Since its creation under the Small Business Job Protection Act of 1996, the Section 529 plan has become much more popular than other education-saving vehicles such as education savings bonds and the Coverdell Education Savings Account. However, despite its popularity, there is still confusion, which has led some people to establish the wrong type of 529 plan. DMG Financial Advisors will listen to the factors that will help you choose the plan that's right for you.
Two Types of 529 Plans
Before choosing a 529 plan, be aware of the two major types: the college savings plan and the prepaid tuition program.
College Savings Plan
Under a college savings plan, amounts are contributed up to the dollar limit of the plan. Investors may be allowed to choose the investments from a list provided by the plan manager. In some college savings plans, the investment options are age based, with the most risky investments made available to younger individuals. Since the investor bears the risks of the investments, the amount that is eventually available for eligible education expenses will be affected by the rate of return on the investments.
The assets in a college savings plan may be used to cover eligible expenses at any eligible educational institution.
Prepaid Tuition Program
Under a prepaid tuition program, eligible expenses for a fixed period of time or a fixed number of credits are prepaid at an eligible educational institution. For example, an individual may make prepayments for two future semesters of college at today's cost. The prepayment guarantees the beneficiary two semesters, regardless of the cost in the future. This means that the program manager bears the risks of the investments. Contributions are limited to amounts necessary to pay the beneficiary's qualified education expenses.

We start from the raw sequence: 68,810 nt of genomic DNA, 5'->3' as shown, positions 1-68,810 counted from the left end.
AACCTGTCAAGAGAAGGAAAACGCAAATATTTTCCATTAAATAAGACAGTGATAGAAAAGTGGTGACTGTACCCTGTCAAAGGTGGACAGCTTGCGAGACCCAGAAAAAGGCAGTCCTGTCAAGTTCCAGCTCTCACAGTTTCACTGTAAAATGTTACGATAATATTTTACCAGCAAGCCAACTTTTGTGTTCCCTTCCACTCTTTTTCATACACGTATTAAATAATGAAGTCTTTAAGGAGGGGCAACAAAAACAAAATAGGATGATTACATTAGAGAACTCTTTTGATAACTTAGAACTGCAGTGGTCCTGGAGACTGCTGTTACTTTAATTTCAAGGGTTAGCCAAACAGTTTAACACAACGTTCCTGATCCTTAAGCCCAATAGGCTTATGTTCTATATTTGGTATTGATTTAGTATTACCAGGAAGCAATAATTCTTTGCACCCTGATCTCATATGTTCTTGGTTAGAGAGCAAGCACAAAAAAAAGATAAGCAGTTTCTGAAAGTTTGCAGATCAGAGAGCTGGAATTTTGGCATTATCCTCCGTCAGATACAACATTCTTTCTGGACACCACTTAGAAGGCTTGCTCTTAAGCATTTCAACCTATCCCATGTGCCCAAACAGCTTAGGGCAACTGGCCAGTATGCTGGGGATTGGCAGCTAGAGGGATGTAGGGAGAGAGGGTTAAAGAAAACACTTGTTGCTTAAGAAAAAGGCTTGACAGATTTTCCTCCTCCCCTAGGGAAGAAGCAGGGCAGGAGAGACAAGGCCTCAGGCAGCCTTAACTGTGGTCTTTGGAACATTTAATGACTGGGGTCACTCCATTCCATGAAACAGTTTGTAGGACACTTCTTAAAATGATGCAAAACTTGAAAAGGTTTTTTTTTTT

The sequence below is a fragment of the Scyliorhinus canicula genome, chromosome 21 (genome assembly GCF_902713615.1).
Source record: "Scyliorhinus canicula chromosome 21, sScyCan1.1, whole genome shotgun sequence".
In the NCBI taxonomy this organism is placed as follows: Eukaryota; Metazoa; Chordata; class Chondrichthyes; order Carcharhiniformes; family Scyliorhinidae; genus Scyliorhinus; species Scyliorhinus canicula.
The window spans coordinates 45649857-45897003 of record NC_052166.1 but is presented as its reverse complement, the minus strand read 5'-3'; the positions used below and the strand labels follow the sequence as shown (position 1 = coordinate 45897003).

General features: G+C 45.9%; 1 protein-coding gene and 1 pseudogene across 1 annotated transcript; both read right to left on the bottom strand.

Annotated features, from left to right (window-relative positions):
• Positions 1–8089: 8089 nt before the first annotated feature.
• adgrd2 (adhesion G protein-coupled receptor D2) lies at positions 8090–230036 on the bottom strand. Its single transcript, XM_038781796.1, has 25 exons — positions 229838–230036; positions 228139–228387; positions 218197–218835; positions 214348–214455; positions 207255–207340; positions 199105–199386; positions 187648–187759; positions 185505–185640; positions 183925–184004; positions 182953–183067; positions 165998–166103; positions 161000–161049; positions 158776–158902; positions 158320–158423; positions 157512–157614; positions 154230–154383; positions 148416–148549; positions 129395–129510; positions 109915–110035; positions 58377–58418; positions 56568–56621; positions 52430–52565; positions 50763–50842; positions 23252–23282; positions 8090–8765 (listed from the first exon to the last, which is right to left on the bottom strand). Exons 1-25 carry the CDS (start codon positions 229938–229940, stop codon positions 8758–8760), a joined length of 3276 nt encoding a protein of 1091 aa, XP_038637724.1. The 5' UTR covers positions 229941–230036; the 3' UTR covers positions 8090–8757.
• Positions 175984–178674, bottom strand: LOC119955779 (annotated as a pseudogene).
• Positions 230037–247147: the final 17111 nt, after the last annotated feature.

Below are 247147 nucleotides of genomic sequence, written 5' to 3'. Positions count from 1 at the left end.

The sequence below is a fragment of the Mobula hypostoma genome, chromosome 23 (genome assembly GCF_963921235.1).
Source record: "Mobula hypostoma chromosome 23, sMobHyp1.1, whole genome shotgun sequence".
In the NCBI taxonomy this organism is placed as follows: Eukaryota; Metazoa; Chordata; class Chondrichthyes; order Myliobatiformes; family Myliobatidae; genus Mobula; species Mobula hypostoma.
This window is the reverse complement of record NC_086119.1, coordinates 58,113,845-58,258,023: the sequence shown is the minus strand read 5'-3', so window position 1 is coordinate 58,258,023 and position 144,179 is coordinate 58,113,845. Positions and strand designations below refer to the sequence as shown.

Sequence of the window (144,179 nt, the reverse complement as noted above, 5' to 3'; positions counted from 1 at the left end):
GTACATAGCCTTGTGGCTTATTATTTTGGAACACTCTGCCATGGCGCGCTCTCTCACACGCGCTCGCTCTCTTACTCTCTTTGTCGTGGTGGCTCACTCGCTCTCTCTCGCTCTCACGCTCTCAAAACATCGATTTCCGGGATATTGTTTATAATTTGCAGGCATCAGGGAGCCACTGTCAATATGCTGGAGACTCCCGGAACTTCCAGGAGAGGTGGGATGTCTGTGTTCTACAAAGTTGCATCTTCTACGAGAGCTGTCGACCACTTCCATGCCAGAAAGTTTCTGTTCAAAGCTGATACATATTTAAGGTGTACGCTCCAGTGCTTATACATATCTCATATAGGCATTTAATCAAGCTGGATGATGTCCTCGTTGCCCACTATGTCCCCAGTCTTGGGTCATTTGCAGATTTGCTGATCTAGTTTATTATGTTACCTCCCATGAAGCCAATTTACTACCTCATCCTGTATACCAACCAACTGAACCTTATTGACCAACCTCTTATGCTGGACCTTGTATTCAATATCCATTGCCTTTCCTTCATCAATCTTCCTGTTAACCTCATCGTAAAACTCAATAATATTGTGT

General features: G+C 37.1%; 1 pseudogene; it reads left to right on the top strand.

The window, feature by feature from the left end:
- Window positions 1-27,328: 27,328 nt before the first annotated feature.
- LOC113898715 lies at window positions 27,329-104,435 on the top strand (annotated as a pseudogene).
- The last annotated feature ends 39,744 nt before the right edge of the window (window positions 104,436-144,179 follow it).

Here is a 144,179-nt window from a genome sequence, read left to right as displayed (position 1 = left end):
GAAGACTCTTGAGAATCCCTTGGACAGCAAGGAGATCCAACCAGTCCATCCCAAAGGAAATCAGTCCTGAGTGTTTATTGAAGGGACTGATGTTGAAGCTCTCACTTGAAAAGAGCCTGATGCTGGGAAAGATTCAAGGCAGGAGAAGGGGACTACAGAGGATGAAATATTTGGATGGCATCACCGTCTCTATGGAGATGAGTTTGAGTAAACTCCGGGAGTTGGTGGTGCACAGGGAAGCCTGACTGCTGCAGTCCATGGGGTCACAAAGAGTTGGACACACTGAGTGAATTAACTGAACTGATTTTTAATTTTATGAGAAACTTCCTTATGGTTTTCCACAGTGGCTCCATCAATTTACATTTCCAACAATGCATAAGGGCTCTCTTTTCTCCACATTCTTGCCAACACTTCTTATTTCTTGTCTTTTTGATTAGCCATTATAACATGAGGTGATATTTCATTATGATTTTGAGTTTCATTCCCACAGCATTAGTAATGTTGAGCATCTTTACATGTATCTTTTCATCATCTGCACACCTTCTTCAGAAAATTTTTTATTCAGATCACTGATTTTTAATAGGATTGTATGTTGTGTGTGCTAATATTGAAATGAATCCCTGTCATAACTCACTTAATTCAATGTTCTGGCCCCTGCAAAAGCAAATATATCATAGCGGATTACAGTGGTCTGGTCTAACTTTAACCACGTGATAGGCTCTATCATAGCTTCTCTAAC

Unlike the assets in the college savings plan, which can be used to pay qualified expenses at any eligible educational institution, assets in a prepaid tuition program are usually used toward expenses at a predetermined educational institution, or an educational institution from a predetermined list. Should the beneficiary decide to attend an educational institution that is not included in the predetermined list, the current market value of the prepayments may not be sufficient to cover the cost of comparable tuition at the other educational institution. This means that the beneficiary may need to cover the difference out of pocket.